Duquesne Law Review


David M. Kelly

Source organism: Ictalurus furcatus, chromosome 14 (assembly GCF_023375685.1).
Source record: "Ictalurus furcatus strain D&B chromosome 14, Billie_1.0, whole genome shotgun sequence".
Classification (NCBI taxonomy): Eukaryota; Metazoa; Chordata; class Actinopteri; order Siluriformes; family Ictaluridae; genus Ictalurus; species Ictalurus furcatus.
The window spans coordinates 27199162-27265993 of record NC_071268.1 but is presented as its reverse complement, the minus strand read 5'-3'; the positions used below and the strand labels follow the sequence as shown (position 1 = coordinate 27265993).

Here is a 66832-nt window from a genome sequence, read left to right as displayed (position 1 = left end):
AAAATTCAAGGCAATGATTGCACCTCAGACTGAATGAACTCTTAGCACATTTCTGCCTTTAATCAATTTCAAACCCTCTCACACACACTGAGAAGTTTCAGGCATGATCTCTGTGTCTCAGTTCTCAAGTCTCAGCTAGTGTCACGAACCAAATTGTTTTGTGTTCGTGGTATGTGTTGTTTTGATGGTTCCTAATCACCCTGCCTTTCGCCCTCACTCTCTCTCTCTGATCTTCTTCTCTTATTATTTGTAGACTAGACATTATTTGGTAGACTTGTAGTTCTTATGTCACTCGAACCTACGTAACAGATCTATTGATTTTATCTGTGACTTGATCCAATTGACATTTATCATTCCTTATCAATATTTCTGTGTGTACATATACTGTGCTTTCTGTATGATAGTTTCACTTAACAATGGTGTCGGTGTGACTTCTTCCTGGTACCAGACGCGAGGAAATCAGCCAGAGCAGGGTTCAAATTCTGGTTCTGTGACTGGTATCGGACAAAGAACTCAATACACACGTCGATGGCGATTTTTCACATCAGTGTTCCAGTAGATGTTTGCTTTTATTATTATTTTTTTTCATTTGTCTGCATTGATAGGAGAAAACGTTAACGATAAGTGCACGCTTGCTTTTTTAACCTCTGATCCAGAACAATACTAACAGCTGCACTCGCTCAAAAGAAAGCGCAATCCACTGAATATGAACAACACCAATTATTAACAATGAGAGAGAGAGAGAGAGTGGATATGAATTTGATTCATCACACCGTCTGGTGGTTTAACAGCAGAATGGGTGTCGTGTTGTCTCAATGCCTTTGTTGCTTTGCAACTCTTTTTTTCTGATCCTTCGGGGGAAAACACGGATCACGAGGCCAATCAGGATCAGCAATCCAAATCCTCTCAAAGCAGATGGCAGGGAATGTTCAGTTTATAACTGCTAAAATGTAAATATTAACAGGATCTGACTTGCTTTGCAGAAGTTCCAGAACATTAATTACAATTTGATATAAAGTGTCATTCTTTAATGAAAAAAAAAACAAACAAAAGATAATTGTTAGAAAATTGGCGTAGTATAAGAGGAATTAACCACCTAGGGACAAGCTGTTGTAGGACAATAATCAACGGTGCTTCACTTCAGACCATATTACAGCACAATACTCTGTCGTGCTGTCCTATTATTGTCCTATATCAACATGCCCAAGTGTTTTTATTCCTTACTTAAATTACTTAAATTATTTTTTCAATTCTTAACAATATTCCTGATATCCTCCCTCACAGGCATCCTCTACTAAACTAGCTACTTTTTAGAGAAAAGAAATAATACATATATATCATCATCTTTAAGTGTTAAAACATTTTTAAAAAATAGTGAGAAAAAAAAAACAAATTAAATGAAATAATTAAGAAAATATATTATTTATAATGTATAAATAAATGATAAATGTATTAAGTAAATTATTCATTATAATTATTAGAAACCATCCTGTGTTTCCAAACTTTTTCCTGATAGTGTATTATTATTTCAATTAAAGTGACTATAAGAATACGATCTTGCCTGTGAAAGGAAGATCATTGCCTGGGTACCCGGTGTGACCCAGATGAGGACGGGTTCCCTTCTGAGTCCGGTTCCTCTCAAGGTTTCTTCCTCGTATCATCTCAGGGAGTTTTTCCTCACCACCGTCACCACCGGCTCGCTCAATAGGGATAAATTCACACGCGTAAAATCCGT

The application of sports trademarks is a multi-million dollar business. Because this market is so lucrative, a great amount of counterfeiting exists. This comment discusses several problems encountered by the sports trademark owner when attempting to enforce trademark rights against infringers. The first obstacle is the contention that the trademark is functional, and thus not a valid trademark. Secondly, courts often require direct evidence of "infringement" through the production of consumer surveys. After a review of the pertinent case law, the author concludes that functionality in any form should not preclude protection of sports trademarks and that the sports trademark owner should be able to establish "infringement" through a showing of indirect evidence.

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